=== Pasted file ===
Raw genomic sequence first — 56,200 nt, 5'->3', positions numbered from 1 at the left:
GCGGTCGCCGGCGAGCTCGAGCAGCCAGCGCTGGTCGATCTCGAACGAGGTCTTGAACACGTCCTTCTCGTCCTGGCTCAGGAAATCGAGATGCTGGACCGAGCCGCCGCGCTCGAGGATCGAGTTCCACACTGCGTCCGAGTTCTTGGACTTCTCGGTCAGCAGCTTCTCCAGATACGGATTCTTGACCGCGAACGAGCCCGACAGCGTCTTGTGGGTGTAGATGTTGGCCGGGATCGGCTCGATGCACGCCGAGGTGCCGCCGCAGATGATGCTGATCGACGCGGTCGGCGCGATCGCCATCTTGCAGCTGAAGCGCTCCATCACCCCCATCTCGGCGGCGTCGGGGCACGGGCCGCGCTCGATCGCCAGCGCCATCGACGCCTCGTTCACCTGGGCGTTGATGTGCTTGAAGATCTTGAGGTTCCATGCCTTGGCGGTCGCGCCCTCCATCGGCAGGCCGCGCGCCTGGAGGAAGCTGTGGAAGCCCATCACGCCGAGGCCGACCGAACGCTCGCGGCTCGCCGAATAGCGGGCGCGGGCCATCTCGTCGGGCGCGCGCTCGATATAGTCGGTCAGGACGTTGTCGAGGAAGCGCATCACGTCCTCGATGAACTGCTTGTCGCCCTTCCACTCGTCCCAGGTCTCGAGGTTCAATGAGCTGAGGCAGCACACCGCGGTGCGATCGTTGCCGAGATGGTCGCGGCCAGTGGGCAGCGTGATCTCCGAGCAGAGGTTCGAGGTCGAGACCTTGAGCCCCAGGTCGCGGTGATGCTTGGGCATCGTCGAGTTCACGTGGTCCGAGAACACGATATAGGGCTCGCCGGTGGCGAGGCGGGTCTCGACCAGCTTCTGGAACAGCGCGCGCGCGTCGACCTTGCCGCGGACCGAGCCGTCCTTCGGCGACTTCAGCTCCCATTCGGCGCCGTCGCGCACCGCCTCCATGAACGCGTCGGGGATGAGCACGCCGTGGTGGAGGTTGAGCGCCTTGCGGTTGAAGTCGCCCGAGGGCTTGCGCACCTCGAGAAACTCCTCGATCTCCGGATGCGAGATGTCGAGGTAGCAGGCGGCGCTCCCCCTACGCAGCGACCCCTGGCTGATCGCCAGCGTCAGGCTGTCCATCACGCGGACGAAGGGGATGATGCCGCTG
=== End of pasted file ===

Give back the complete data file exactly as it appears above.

Raw genomic sequence first — 56,200 nt, 5'->3', positions numbered from 1 at the left:
GCGGTCGCCGGCGAGCTCGAGCAGCCAGCGCTGGTCGATCTCGAACGAGGTCTTGAACACGTCCTTCTCGTCCTGGCTCAGGAAATCGAGATGCTGGACCGAGCCGCCGCGCTCGAGGATCGAGTTCCACACTGCGTCCGAGTTCTTGGACTTCTCGGTCAGCAGCTTCTCCAGATACGGATTCTTGACCGCGAACGAGCCCGACAGCGTCTTGTGGGTGTAGATGTTGGCCGGGATCGGCTCGATGCACGCCGAGGTGCCGCCGCAGATGATGCTGATCGACGCGGTCGGCGCGATCGCCATCTTGCAGCTGAAGCGCTCCATCACCCCCATCTCGGCGGCGTCGGGGCACGGGCCGCGCTCGATCGCCAGCGCCATCGACGCCTCGTTCACCTGGGCGTTGATGTGCTTGAAGATCTTGAGGTTCCATGCCTTGGCGGTCGCGCCCTCCATCGGCAGGCCGCGCGCCTGGAGGAAGCTGTGGAAGCCCATCACGCCGAGGCCGACCGAACGCTCGCGGCTCGCCGAATAGCGGGCGCGGGCCATCTCGTCGGGCGCGCGCTCGATATAGTCGGTCAGGACGTTGTCGAGGAAGCGCATCACGTCCTCGATGAACTGCTTGTCGCCCTTCCACTCGTCCCAGGTCTCGAGGTTCAATGAGCTGAGGCAGCACACCGCGGTGCGATCGTTGCCGAGATGGTCGCGGCCAGTGGGCAGCGTGATCTCCGAGCAGAGGTTCGAGGTCGAGACCTTGAGCCCCAGGTCGCGGTGATGCTTGGGCATCGTCGAGTTCACGTGGTCCGAGAACACGATATAGGGCTCGCCGGTGGCGAGGCGGGTCTCGACCAGCTTCTGGAACAGCGCGCGCGCGTCGACCTTGCCGCGGACCGAGCCGTCCTTCGGCGACTTCAGCTCCCATTCGGCGCCGTCGCGCACCGCCTCCATGAACGCGTCGGGGATGAGCACGCCGTGGTGGAGGTTGAGCGCCTTGCGGTTGAAGTCGCCCGAGGGCTTGCGCACCTCGAGAAACTCCTCGATCTCCGGATGCGAGATGTCGAGGTAGCAGGCGGCGCTCCCCCTACGCAGCGACCCCTGGCTGATCGCCAGCGTCAGGCTGTCCATCACGCGGACGAAGGGGATGATGCCGCTG